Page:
Each year, the CO2 concentration increases by about 2 ppm – from a level around 400 ppm. So the relative increase of CO2 is about 0.5 percent per year. Because CO2 allows the plants to reduce the number of pores for them to breath, they lose less water and become able to grow larger and longer. This 0.5 percent increase of CO2 per year may translate to something like 0.25 percent increase of the efficiency of agricultural activities. Because agriculture in the world produces a few trillion dollars per year, one year of industrial CO2 emissions increases the annual output of agriculture – in the next year and every other year in the following century or so – by 0.25 percent of a few trillions which is a (more than) few billion dollars. As I said, this benefit exists almost for a century – before most of the CO2 is reabsorbed by the oceans – so we may estimate that the annual emissions bring hundreds of billions of dollars of integrated benefits for the agriculture in the whole future.
Because the world's annual CO2 emissions are almost 40 billion tons per year, we may see that one ton of CO2 emissions creates benefits between several and 10 dollars. So all these rational arguments could indeed justify a carbon fee reaching almost 10 dollars per ton of CO2 but this fee would have to be paid in the opposite direction than Larry Summers preposterously suggests.
This discussion isn't new: CO2 is beneficial, not harmful, which is a basic fact about life on Earth that the proponents of new and higher taxes including Larry Summers prefer to obscure, hide, and distort.
But I want to discuss a newer technical point mentioned already in the title of Summers' article – and many places of the body. He claims that the fall in oil prices makes the case for a carbon tax "overwhelming". Later in the article, he also argues that the carbon tax is a good method to reduce America's dependence on the Middle East oil producers.
If you look at all these ideas rationally and fairly, you will see that they are illogical or plain dishonest.
First of all, we live in an era when the oil prices are low. This makes it easier to add some extra fees such as the carbon tax – because people are currently feeling that they may afford to increase the low price of the fossil fuels. But the point is that this is largely a distorted illusion caused by the special feature of the present era, one in which the oil price is low. The oil prices may also return to higher values and the carbon tax could turn out to be a big problem. I think that a responsible economist should emphasize this distorted optics we have today – emphasize that something that doesn't look like a big problem now may become a big problem if and when the oil prices are higher again which may very well happen (especially because the new consumers of the cheaper oil are likely to emerge at some point). In other words, sensible people should be aware of the fact that if we're capable of some long-term thinking, our desire to introduce the carbon tax should be much lower than what it is because of the current low oil prices.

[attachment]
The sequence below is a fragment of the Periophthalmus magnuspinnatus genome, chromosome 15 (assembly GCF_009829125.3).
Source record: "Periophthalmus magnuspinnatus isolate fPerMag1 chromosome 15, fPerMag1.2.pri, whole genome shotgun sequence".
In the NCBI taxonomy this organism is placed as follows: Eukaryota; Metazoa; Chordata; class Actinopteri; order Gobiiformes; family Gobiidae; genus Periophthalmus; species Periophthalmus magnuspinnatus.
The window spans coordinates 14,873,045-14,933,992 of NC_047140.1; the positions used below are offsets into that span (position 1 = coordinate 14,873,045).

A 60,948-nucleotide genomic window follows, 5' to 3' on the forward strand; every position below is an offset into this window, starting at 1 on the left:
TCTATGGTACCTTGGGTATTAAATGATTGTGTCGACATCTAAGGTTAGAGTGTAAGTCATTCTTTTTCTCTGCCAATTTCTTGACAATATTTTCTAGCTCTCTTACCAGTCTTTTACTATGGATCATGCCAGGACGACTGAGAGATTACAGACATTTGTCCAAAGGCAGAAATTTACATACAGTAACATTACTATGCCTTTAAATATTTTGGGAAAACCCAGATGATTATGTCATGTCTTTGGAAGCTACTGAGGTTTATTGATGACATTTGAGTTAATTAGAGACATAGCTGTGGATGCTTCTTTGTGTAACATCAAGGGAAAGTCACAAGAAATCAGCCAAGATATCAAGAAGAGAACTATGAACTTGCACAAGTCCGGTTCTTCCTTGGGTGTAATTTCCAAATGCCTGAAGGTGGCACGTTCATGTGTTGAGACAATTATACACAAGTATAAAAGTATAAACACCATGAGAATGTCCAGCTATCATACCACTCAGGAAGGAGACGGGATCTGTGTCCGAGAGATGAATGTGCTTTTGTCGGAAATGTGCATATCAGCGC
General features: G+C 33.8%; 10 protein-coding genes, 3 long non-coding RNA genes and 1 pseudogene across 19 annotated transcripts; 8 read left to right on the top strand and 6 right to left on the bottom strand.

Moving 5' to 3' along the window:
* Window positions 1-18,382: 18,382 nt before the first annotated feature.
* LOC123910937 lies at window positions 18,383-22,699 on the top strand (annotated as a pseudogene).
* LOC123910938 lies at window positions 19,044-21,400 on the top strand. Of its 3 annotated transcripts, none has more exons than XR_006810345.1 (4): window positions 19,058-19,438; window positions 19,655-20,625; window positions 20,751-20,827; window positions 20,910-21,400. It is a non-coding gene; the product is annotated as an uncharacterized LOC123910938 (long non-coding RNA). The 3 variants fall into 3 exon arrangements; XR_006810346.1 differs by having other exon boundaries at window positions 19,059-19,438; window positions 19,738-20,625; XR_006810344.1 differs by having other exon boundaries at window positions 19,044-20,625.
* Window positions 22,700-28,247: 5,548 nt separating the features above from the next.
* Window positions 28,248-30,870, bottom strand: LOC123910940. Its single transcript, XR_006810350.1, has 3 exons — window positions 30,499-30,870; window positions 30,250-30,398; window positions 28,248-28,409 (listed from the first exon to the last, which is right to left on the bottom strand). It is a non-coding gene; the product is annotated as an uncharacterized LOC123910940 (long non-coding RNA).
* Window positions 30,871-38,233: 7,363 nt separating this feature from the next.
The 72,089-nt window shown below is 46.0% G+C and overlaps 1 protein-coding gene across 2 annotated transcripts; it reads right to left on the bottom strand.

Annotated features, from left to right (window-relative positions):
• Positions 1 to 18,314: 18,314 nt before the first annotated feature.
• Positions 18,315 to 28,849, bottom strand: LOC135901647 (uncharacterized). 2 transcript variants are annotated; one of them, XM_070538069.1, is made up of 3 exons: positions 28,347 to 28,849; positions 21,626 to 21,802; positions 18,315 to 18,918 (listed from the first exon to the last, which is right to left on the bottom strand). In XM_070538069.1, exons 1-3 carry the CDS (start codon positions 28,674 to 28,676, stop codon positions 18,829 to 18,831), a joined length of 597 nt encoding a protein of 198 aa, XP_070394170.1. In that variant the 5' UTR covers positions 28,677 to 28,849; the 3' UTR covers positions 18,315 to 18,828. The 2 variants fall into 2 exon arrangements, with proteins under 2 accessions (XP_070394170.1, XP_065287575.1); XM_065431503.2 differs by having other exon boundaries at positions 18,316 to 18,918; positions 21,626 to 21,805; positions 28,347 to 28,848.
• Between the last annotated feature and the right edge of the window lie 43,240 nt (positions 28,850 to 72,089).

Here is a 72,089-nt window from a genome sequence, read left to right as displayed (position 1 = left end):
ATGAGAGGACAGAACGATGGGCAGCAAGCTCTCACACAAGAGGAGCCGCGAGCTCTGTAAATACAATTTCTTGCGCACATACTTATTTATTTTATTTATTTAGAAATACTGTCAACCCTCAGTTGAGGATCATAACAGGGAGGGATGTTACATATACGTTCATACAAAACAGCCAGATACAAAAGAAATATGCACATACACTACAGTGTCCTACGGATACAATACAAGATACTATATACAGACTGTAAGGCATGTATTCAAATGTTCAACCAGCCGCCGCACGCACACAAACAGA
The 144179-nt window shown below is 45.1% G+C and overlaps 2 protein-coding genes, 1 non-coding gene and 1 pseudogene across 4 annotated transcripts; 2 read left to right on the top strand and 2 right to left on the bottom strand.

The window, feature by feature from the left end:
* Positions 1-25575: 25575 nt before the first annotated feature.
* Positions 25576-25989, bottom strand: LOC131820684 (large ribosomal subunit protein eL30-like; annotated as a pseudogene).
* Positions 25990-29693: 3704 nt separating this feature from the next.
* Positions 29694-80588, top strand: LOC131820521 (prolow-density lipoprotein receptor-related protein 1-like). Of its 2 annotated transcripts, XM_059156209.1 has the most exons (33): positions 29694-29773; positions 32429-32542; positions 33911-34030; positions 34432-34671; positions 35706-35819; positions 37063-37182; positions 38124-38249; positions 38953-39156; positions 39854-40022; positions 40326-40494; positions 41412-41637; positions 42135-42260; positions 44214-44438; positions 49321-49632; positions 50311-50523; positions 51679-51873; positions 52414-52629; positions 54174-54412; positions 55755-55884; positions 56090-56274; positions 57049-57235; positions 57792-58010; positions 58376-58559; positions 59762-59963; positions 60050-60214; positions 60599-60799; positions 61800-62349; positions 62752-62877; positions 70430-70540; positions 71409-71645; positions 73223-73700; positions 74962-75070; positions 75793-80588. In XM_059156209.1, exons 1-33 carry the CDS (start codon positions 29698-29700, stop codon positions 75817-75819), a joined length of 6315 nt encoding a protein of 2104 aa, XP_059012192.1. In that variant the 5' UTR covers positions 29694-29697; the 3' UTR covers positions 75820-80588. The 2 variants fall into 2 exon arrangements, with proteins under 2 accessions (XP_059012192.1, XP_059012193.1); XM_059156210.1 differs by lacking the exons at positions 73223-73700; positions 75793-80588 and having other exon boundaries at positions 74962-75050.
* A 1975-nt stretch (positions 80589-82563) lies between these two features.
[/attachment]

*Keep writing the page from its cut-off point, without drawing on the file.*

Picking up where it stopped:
Summers' argument is also demagogic for a related reason. He has mentioned another argument that has been traditionally used to defend the carbon tax in the U.S. A reduced oil consumption would reduce the U.S. dependence on the Middle East which is a good thing for political reasons, too. How does the current oil glut affect this argument?
Well, it's easy. The oil glut is partly if not largely caused by the fracking revolution in the U.S. So in recent years, America's dependence on the Middle East oil producers was decreasing (America may very well become a net oil exporter soon) – and this is another way to describe or explain the ongoing fall in the oil prices. And because America's dependence on the Middle East oil is decreasing, the aforementioned prominent argument in favor of the carbon tax – that it is good to reduce the dependence on the Middle East – is weakening, too. America no longer has a strong geopolitical reason to reduce the oil consumption!
So the honest conclusion and title of all these considerations would be the opposite of Summers' title,
Oil’s swoon weakens the key arguments for a carbon tax.But it's just another sign error that the champions of the Big Government and large and increasing taxes aren't afraid of. The final result – the claim that there should be many taxes, higher taxes, new taxes, and more intense redistribution – is actually not a result of any credible, rational argument. It is an assumption, a dogma that leftists start with, and once they start with this assumption, they write down something like an op-ed or a paper that formally looks like an argument ending with the right conclusion. Many people will buy it, anyway, won't they?
Sorry, Larry, but the intelligent readers will still be able to notice that your logic is upside down and filled with sign errors and illogical twists and the corrected version of your arguments leads to the opposite conclusion than one that you have provided your readers with.